AMP-Spring2008

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Advanced Models and Programs, part 2 (SMP2), Spring 2008 (course code: SASP F2008)

This is the course page for Advanced Models and Programs.

Exam date

Thursday June 12th Friday June 13th (4A22)

Hand-in status

AMP-Spring2008Exercises

Practical and administrative matters

  • Lectures: Monday 9 -12 (Room 2A18), Wednesday 13-15 (Room 2A18).
  • Exercise labs: Wednesday 15-17 (Room 2A52).
  • The course period is 16 weeks half time (15 ects). The course will consist of five blocks, covering different themes, with weekly lectures and exercises; and a substantial four-week group project within one of the themes, resulting in a project report.
  • The weekly exercises must be handed in, and at least 9 of the 11 exercises must be approved to pass the course. You are allowed to work in groups to solve the exercises, but each individual student must write his/her solution up individually and hand it in by him/herself. The project must be done in groups (2-4 persons in each group) and the project report must be presented in an oral exam, where questions may be asked in all themes of the course.

Topics

(TO BE UPDATED)

  • The themes of the course are:
    • Dynamic object oriented languages and meta programming
    • Lexing, parsing and compilation: From source code to abstract syntax to stack machine code
    • Real and abstract machines
    • Program generation in Scheme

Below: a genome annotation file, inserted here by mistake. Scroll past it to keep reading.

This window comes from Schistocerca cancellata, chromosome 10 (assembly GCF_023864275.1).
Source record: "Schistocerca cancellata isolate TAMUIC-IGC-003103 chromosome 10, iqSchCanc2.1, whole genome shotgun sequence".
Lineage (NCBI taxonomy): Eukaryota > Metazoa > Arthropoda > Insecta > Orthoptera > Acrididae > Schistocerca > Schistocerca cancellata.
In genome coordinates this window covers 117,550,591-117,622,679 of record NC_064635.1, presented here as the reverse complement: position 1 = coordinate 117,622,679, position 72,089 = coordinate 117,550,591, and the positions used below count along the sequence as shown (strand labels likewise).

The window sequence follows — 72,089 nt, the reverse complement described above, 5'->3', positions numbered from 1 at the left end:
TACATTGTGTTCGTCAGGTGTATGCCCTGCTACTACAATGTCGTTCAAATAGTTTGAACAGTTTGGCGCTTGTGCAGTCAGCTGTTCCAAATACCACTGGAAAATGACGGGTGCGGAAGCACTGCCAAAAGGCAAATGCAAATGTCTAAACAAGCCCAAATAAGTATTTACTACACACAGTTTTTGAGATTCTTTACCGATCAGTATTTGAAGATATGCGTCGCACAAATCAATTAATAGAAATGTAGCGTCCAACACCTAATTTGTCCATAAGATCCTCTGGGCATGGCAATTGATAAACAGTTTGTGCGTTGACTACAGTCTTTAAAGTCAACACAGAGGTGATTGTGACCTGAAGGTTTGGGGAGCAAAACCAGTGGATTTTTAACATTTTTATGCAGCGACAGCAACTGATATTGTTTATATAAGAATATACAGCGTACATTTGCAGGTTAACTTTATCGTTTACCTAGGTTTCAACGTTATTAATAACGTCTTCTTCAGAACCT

• Static Analysis; in particular, Data-Flow Analysis
    • ...
    • ...

Plan

Week Date Teacher Topic Materials Assignments
05 Mon 28 Jan Smalltalk Basics Squeak by Example Chap 1-4 Week 1
05 Wed 30 Jan Smalltalk Meta programming Squeak by Example Chap 5,6,12
06 Mon 04 Feb Open applications Open Implementation Design Guidelines
Towards a New Model of Abstraction in the Engineering of Software
06 Wed 06 Feb Exception Handling
Continuations light
Fully Object Oriented Exceptions
Seaside
Week 2
07 Mon 11 Feb Ruby Selected sections from Programming Ruby -The Pragmatic Programmer's Guide
07 Wed 13 Feb Self and Beta - non-standard object models SELF: The Power of Simplicity
Virtual Classes A powerful mechanism in object-oriented programming
Week 3
08 Mon 18 Feb PS Abstract syntax, interpretation and checking; lexing and parsing Mogensen sections 2.1-2.8 and 3.1-3.6. Sestoft PLC chapters 1-3. Slides
08 Wed 20 Feb PS Compilation and stack machines Coco/R User Manual pages 1-17, 23-29. Sestoft PLC chapters 1-3 and 7.2. Slides Week 4
09 Mon 25 Feb PS Micro-C and pointers Kernighan and Ritchie chapter 5. Sestoft PLC chapters 6-7. Slides
09 Wed 27 Feb PS Bytecode, abstract machines, and real machines Sestoft PLC chapters 10-11. Sestoft: Numeric performance in C, C# and Java. Ecma-335, partition I, section 12.3. Richter, chapter 1. Slides Week 5
10 Mon 03 Mar PS Scheme and multi-stage programs Dybvig sections 2.1-2.7, 6.1. Sestoft PLC chapter 14 Slides
10 Wed 05 Mar LB ML intro + expression evaluation Harper Ch. 2-3-4 Slides Week 6